Friday, February 21, 2020

Neurology/Neuroscience Research Seminar - Presented by Michael E. Ward, MD, PhD, Principal Investigator, National Institutes of Health - NINDS - Friday, February 21st, 2020

12:00 PM to 1:00 PM

Biomedical Science Research Building (BSRB), Room 5515, 109 Zina Pitcher Place, Ann Arbor, MI 48109

Our research focuses on two related neurodegenerative diseases that are often inherited,
frontotemporal dementia (FTD) and amyotrophic lateral sclerosis (ALS). Of the roughly 40
genes that cause FTD/ALS when mutated, roughly half encode proteins that regulate
endolysosomes or are components of RNA granules. We know that some of these genes function
together to regulate these cellular organelles, strongly suggesting the presence of converging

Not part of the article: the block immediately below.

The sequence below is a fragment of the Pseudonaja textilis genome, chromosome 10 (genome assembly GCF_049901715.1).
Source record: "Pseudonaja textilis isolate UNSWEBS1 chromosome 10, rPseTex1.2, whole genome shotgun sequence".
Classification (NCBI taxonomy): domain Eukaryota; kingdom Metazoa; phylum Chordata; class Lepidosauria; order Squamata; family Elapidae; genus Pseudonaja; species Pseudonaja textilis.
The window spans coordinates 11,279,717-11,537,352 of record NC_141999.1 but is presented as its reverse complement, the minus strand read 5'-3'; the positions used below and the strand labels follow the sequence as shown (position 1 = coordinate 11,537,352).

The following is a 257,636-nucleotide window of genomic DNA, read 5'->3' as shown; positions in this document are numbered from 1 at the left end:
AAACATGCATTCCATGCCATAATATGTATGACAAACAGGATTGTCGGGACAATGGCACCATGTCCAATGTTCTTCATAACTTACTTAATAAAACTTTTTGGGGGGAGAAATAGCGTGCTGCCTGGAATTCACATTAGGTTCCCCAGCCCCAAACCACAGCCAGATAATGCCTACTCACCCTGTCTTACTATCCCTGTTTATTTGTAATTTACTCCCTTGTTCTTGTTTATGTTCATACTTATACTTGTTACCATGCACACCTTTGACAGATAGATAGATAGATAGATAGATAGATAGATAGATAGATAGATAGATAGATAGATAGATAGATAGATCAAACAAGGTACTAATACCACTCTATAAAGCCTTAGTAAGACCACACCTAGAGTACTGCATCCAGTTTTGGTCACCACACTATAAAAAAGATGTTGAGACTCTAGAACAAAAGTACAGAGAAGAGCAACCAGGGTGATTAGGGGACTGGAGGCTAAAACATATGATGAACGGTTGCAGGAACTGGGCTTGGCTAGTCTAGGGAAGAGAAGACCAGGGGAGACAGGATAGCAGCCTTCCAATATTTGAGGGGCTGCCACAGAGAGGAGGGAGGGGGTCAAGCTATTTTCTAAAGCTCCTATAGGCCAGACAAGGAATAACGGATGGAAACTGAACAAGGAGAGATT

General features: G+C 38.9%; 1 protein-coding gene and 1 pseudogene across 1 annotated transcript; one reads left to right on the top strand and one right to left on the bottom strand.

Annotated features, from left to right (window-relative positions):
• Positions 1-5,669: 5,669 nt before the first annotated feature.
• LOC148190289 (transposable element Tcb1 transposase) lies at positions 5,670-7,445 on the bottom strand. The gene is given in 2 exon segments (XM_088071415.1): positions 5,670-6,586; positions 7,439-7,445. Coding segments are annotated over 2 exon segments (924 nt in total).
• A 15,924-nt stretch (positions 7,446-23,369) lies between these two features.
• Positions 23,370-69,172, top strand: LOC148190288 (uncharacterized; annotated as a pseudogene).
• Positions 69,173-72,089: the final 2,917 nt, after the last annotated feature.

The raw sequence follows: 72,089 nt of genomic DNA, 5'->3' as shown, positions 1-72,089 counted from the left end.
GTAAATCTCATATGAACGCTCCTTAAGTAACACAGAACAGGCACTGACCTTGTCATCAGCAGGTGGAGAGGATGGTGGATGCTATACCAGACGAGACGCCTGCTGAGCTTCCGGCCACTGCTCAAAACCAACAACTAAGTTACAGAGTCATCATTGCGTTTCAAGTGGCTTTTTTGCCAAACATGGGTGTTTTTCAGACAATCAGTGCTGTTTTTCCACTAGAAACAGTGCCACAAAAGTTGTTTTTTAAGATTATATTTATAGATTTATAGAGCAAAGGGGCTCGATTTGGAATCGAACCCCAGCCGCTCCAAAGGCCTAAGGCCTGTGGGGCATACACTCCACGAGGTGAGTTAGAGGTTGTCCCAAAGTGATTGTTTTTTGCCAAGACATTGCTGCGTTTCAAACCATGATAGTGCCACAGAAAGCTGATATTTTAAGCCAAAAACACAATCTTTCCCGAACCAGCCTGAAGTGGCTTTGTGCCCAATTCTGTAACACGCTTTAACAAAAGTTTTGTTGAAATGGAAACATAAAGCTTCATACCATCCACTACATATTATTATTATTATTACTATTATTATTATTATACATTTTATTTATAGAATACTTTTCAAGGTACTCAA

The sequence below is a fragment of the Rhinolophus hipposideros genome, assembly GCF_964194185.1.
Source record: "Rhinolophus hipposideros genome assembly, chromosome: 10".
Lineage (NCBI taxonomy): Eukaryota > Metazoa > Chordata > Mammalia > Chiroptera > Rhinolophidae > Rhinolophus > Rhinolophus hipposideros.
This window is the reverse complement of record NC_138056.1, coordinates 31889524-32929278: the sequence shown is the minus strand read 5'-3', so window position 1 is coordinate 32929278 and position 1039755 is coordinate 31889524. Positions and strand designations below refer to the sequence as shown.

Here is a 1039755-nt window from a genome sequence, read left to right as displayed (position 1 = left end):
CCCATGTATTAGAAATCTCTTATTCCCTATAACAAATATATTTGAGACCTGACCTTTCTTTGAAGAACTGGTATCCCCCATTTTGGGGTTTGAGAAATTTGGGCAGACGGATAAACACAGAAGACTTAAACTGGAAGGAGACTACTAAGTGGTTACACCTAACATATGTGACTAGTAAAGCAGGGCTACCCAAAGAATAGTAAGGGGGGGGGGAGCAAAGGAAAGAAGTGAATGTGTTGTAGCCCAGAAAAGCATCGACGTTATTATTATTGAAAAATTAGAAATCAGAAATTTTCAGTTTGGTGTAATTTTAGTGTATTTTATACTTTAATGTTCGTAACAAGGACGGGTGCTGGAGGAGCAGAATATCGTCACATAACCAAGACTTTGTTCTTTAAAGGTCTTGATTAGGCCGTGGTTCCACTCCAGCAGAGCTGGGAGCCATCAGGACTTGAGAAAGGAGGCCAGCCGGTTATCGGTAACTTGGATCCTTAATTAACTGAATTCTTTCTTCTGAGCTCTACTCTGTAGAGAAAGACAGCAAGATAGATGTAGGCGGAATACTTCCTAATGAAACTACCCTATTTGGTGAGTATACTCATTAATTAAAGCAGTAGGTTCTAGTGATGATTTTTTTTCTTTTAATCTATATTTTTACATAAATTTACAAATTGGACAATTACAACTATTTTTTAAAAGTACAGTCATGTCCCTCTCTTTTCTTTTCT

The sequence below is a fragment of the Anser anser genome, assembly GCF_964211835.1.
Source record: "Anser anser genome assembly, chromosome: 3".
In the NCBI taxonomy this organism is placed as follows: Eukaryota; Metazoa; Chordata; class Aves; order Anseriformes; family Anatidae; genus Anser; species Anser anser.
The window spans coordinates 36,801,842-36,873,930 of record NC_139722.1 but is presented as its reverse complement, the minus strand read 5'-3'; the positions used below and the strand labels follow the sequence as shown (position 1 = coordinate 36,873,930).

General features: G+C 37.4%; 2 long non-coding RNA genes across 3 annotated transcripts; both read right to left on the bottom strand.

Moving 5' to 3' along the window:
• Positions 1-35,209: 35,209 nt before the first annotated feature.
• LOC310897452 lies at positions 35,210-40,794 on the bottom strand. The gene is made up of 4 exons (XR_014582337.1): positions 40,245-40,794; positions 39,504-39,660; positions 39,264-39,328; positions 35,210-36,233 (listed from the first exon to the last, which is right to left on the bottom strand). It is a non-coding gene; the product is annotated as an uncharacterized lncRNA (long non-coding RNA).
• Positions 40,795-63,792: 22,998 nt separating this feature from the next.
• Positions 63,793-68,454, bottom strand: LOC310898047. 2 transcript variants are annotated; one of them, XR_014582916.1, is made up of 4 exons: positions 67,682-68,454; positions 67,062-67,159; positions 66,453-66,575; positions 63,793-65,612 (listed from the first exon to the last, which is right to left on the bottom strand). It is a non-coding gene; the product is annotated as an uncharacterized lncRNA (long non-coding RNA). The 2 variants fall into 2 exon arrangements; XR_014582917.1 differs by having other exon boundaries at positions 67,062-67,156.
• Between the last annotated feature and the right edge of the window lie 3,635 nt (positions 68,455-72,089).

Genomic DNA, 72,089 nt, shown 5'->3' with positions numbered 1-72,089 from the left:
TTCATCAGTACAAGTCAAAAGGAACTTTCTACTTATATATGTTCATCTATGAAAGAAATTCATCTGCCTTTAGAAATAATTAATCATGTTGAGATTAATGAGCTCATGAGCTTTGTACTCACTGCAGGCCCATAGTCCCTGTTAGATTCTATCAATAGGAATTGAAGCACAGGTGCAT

disease pathways in FTD/ALS pathogenesis. However, the precise nature of these pathways is
poorly understood. We have discovered that RNA granules “hitchhike” on lysosomes during
axonal transport and that this process is disrupted by ALS mutations, identifying a new
converging ALS mechanism linking lysosomes to RNA metabolism. We also recently developed
a new technology to perform forward-genetic whole-genome CRISRPi screens in iPSC-derived
neurons, which we are using to identify new FTD/ALS disease pathways.

Accreditation and Credit Designation:

The University of Michigan Medical School is accredited by the Accreditation Council for Continuing Medical Education (ACCME) to provide continuing medical education for physicians.

The University of Michigan Medical School designates this live activity for a maximum of 1.00 AMA PRA Category 1 Credit(s) ™. Physicians should claim only the credit commensurate with the extent of their participation in the activity.

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“Molecular convergence in FTD/ALS”

Dr. Michael E. Ward

Michael E. Ward, MD, PhD

Principal Investigator, National Institutes of Health, NINDS